July 27, 2016 |
HARRISBURG - State examiners will launch a fresh look at the pension systems that manage about $78 billion in assets for hundreds of thousands of public employees and retirees, the state's top auditor said Monday. Auditor General Eugene DePasquale told reporters that he is particularly interested in fees paid to outside investment managers. "We're paying them a lot of money," DePasquale said in a conference call. "What are we getting in return?" He announced the planned audits days after federal prosecutors filed false-statement charges against former state Treasurer Barbara Hafer and fraud counts against a Philadelphia-area businessman, Richard Ireland, over contracts he arranged for the management of state money.
March 14, 2016 |
Last week, Gov. Wolf applauded Pennsylvania's underfunded retirement plans - SERS (state employees), PSERS (public school employees) - for trimming the fees they pay private money-management firms. Those fees are down $103 million at PSERS and $16 million at SERS from the levels of two years ago. As it was, the state paid about $600 million last year to JPMorgan , BlackRock , the Independence Capital funds, and hundreds of other portfolio managers to direct $75 billion in pension investments.
March 13, 2016 |
The $52-billion-asset Pennsylvania Public School Employees' Retirement System lost money last year, trailing the performance of the Pennsylvania and New Jersey state worker pension investment returns for 2015, according to a report the system released Friday. PSERS reported losing 1.8 percent for the 12 months ended Dec. 31. SERS , the Pennsylvania state workers' fund, last month reported a gain of 0.5 percent for 2015. NJDI , the New Jersey Division of Investment, reported a gain of 0.6 percent.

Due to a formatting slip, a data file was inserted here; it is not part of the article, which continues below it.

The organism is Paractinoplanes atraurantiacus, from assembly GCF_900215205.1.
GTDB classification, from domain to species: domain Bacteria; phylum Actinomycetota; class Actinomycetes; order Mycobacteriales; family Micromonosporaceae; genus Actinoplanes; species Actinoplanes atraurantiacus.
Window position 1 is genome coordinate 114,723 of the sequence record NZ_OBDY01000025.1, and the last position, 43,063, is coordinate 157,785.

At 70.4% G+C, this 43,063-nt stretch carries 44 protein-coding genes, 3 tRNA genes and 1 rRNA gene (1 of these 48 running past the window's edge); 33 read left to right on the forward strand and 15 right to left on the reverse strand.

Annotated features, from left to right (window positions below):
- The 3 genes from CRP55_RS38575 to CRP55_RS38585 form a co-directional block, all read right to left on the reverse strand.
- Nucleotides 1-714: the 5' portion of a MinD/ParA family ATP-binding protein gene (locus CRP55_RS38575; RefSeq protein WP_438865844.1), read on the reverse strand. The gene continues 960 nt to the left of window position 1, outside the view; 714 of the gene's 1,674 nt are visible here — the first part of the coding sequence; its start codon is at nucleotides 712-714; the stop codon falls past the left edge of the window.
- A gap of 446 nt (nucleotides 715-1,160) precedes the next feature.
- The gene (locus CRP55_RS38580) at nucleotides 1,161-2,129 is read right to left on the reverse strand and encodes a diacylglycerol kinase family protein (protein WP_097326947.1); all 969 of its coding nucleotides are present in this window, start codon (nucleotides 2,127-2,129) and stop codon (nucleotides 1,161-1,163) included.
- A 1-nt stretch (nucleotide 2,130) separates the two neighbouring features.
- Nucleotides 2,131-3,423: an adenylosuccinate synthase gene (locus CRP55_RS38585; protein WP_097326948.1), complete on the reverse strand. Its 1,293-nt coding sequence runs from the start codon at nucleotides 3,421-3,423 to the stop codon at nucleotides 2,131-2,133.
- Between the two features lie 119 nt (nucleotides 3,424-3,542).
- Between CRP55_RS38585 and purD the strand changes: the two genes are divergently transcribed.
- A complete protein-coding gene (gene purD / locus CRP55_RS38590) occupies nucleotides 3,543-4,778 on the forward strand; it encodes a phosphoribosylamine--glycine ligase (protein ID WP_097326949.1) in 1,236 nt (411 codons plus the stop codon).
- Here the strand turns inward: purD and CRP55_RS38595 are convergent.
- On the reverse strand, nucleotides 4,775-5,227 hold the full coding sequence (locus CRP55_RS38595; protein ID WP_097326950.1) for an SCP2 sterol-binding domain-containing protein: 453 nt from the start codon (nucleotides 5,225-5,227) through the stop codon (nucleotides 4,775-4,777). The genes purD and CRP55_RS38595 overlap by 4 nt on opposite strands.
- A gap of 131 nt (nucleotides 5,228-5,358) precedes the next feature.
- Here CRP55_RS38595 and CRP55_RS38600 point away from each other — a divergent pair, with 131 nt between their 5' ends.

April 17, 2015 |
After a "national search," Pennsylvania's underfunded Public School Employees' Retirement System , based in Harrisburg, said Wednesday that it has offered its top job to a candidate from close to home: State Rep. Glen R. Grell (R., Cumberland). Grell's predecessor, Jeffrey Clay , who retired a year ago, was paid $237,000 a year, which would be a big raise over the $86,000 Grell earned as a state representative. He is "still negotiating" his pay with PSERS, spokeswoman Evelyn T. Williams told me. In a statement, Grell said he would miss representing his Harrisburg-area district, and thanked the PSERS trustees who selected him. The trustees - aides to the governor, teacher and school board representatives, and lawmakers - are familiar faces to Grell because he was a member of the board until January, when he was replaced by state House leaders with Rep. Stephen Bloom , also a Cumberland County Republican.
March 23, 2015 |
Gov. Wolf is trying to push Wall Street out of Harrisburg. He wants the two big employee retirement systems, SERS (for state workers) and PSERS (for public school staff), to reverse their long reliance on high-fee managers. These firms collected more than $600 million in fees from the plans last year - plus a share of liquidation profits from the state's private-equity investments, which Pennsylvania doesn't count. Despite all the creative investing, years of underfunding have left SERS and PSERS with multibillion- dollar gaps between the assets they own and the checks they will owe. The shortfall has been addressed in recent years by increasing taxpayer "contributions," which Wolf wants to stabilize.